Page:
SEMA News—June 11
Chinese Car Dealers Selling Aftermarket Accessories?
Chinese new-car dealers are starting to realize that specialty-equipment market accessories can add value and help close sales, but the trend toward marketing aftermarket products in dealerships is clearly in its early stages.
“Accessories are their own category, and they are fashion!” he told his audience.
Nearly 800 dealers attended the conference, Wood estimated, and some took photos of his PowerPoint presentation with their phones.
“The people over there are really hungry for knowledge,” he said.
Wood included the logos of SEMA-member companies, such as Warn and K&N, as well as Mopar’s logo on one slide he showed the Chinese dealers. He said that products from American Expedition Vehicles (AEV), TeraFlex and Rough Country as well as accessories through Mopar, such as those made by Warn, are some his most popular accessories in the
Naturally, automotive manufacturers in China are encouraging dealers to sell more OE-branded accessories. Automakers discourage dealers from selling aftermarket-branded products, though some do. With new-car sales growing by more than 30% annually in 2010, it was hard to convince dealers in China to focus on anything but new-car sales. However, new-car sales grew by only 6.5% in March 2011, and dealers are looking for new profit bases. Wood emphasized the profitability of accessory sales, including aftermarket brands. Manufacturer-branded accessories are a start, he told the Chinese dealers, but adding aftermarket accessories gives the customer more variety, more current design and more competitive pricing.
Wood visited a standalone Chevy dealership and a standalone Chrysler dealership in Guangzhou, a large city near Hong Kong. “They are not in the accessories business at all,” he said. “Accessories are just not on their radar screen.”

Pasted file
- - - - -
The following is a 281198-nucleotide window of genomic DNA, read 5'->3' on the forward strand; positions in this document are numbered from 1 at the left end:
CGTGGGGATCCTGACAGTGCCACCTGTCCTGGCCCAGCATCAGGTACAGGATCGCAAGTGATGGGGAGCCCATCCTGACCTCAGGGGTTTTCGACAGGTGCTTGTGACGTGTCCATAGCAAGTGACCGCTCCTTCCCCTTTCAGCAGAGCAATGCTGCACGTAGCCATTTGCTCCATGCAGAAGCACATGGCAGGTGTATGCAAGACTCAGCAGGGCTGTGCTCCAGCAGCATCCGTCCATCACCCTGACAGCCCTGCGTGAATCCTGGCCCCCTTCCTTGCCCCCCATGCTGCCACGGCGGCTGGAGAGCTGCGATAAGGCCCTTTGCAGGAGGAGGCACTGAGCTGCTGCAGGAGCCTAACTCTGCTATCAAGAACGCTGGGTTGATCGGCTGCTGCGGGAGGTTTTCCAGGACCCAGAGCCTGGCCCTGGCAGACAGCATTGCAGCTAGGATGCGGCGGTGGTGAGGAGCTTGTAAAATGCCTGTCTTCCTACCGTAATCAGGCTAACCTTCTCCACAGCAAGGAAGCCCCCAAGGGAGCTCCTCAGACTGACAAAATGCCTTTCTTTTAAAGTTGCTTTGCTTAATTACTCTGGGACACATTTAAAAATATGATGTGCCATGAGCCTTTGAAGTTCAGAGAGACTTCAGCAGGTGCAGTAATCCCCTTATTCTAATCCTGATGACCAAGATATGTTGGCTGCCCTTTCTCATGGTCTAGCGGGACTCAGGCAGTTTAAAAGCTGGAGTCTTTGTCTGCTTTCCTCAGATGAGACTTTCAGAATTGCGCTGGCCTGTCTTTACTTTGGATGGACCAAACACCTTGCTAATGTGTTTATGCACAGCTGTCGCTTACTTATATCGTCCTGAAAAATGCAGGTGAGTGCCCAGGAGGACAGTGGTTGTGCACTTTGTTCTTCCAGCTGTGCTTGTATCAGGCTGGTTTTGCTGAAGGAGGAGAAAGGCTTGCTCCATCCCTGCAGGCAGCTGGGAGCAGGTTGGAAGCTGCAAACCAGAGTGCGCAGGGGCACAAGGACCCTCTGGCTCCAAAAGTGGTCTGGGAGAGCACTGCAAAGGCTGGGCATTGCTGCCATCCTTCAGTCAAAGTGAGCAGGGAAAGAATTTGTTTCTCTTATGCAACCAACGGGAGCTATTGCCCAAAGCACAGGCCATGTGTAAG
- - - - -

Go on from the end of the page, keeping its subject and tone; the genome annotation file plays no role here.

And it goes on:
He also visited an auto mall in Guangzhou. It sold aftermarket-branded appearance accessories, wheels and tires, electronics, polishes, treatments and the like. “There didn’t seem to be any connection between the showrooms and the accessories,” he said.
Even in standalone dealerships, accessory sales are still a tiny portion of Chinese dealerships’ businesses, said Chee Tuck Yap, managing director of dealer development firm Sewells Group’s China operations. “Only a small number of more talented dealers will package up a car with a good set of accessories and sell them as a package price on top of the vehicle’s recommended retail price,” Yap said. Many dealerships give away aftermarket and OE-brand accessories, such as GPS; car-care products; and common appearance-enhancing products, such as skirting, as part of the new-car sales negotiation, he added, though, they don’t give away anything fancy. “Many showrooms have an accessories display in the service area,” he concluded, “but this outlet for specialty products is clearly in its early staging.”
Get in on the Ground Level
SEMA is organizing a trip for U.S. manufacturers to China in September. Participating companies will spend a full day in one-on-one meetings and networking events with Chinese distributors and retailers from throughout the country. VIP access to the China International Auto Parts Expo (CIAPE), meals, hotel and an interpreter are included in this low-cost program, which will take place September 7–10 in Beijing. For more information, visit www.SEMA.org/china or contact SEMA Director of International Relations Linda Spencer.